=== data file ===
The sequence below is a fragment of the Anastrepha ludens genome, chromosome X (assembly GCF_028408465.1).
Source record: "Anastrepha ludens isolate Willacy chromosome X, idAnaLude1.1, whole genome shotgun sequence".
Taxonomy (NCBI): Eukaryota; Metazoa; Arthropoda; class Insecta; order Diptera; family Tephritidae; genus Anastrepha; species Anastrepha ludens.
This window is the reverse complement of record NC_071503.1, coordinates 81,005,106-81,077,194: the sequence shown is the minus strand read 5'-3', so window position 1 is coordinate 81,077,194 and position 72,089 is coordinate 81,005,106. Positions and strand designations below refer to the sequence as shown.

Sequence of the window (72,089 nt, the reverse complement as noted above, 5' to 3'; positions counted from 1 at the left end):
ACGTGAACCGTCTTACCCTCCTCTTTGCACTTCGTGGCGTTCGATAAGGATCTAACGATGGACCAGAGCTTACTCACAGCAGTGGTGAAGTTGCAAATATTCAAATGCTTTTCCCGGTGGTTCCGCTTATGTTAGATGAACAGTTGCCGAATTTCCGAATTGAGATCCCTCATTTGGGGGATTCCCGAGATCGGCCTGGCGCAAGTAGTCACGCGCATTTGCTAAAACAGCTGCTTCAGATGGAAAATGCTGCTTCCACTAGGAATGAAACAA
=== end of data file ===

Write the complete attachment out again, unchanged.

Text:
The sequence below is a fragment of the Anastrepha ludens genome, chromosome X (assembly GCF_028408465.1).
Source record: "Anastrepha ludens isolate Willacy chromosome X, idAnaLude1.1, whole genome shotgun sequence".
Taxonomy (NCBI): Eukaryota; Metazoa; Arthropoda; class Insecta; order Diptera; family Tephritidae; genus Anastrepha; species Anastrepha ludens.
This window is the reverse complement of record NC_071503.1, coordinates 81,005,106-81,077,194: the sequence shown is the minus strand read 5'-3', so window position 1 is coordinate 81,077,194 and position 72,089 is coordinate 81,005,106. Positions and strand designations below refer to the sequence as shown.

Sequence of the window (72,089 nt, the reverse complement as noted above, 5' to 3'; positions counted from 1 at the left end):
ACGTGAACCGTCTTACCCTCCTCTTTGCACTTCGTGGCGTTCGATAAGGATCTAACGATGGACCAGAGCTTACTCACAGCAGTGGTGAAGTTGCAAATATTCAAATGCTTTTCCCGGTGGTTCCGCTTATGTTAGATGAACAGTTGCCGAATTTCCGAATTGAGATCCCTCATTTGGGGGATTCCCGAGATCGGCCTGGCGCAAGTAGTCACGCGCATTTGCTAAAACAGCTGCTTCAGATGGAAAATGCTGCTTCCACTAGGAATGAAACAA